We introduce a computational model describing rat behavior and the interactions of neural populations processing spatial and mnemonic information during a maze-based, decision-making task. The model integrates sensory input and implements working memory to inform decisions at a choice point, reproducing rat behavioral data and predicting the occurrence of turn- and memory-dependent activity in neuronal networks subserving task performance. We tested these model predictions using a new software toolbox (Maze Query Language, MQL) to analyse activity of medial prefrontal cortical (mPFC) and dorsal hippocampal (dCA1) neurons recorded from six adult rats during task performance. The firing rates of dCA1 neurons discriminated context (i.e., the direction of the previous turn), whilst a subset of mPFC neurons was selective for current turn direction or context, with some conjunctively encoding both. mPFC turn-selective neurons displayed a ramping of activity on approach to the decision turn and turn-selectivity in mPFC was significantly reduced during error trials. These analyses complement data from neurophysiological recordings in non-human primates indicating that firing rates of cortical neurons correlate with integration of sensory evidence used to inform decision-making.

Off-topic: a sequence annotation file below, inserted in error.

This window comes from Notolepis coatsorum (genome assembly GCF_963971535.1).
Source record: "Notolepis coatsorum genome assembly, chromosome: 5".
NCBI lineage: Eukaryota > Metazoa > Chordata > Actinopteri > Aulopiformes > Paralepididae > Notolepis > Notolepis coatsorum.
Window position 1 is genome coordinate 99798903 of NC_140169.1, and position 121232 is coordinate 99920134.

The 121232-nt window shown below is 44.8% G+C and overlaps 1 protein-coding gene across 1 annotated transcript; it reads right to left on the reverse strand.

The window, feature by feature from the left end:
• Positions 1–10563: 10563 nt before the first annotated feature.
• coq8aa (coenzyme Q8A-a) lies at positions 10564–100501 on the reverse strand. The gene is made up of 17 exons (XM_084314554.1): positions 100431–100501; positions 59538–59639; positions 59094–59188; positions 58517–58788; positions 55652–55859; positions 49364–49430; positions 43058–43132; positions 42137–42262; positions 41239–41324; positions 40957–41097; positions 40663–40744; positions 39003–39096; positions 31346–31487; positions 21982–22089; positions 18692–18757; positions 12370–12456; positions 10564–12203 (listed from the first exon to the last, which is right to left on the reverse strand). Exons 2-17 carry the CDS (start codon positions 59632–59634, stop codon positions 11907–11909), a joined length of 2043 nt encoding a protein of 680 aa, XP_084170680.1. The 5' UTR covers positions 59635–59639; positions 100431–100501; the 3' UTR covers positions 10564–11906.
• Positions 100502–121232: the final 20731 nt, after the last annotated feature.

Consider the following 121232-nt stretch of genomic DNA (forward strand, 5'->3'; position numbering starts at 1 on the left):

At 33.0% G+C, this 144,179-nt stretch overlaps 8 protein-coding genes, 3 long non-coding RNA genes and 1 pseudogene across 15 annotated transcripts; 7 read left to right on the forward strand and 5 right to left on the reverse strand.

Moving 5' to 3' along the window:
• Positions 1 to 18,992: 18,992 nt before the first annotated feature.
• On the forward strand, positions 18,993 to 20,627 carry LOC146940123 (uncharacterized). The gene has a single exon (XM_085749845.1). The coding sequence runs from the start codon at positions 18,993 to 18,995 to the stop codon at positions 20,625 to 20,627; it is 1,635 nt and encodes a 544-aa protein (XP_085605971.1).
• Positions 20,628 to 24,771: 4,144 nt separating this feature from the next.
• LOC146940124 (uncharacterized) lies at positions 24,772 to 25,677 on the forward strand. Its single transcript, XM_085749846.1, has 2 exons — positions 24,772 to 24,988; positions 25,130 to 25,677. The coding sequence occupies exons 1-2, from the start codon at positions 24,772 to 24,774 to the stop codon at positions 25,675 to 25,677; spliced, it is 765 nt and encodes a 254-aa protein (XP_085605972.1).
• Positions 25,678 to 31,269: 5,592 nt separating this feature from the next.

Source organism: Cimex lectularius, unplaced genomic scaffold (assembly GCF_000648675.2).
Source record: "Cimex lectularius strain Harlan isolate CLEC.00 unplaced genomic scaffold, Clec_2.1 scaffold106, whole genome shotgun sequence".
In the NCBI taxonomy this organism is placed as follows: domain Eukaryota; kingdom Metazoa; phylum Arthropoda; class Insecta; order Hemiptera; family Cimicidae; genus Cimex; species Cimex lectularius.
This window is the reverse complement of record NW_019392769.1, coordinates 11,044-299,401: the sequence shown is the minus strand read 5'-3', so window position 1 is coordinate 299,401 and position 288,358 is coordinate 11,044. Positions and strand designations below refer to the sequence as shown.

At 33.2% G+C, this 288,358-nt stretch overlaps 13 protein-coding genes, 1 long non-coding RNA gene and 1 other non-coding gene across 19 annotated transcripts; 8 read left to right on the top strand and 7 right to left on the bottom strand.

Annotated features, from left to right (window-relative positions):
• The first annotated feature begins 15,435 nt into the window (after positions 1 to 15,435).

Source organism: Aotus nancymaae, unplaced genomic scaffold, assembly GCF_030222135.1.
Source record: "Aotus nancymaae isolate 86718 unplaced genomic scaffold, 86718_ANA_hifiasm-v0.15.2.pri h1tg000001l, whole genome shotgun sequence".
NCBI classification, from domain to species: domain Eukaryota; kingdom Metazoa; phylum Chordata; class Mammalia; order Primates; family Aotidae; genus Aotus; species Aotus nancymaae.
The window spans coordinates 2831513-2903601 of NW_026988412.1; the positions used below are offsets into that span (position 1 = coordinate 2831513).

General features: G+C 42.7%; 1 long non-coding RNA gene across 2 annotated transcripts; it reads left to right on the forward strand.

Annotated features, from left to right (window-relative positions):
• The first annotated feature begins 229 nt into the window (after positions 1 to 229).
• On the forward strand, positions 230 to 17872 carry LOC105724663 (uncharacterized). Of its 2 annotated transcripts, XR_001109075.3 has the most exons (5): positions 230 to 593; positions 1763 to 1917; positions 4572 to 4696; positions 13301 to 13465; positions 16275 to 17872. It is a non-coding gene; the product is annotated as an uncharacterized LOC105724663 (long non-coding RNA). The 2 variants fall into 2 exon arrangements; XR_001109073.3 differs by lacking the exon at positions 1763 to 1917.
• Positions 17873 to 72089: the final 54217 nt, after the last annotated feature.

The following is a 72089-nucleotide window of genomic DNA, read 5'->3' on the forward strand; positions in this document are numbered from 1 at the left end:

Front Behav Neurosci
computational modeling, decision making, hippocampus, information coding, prefrontal cortex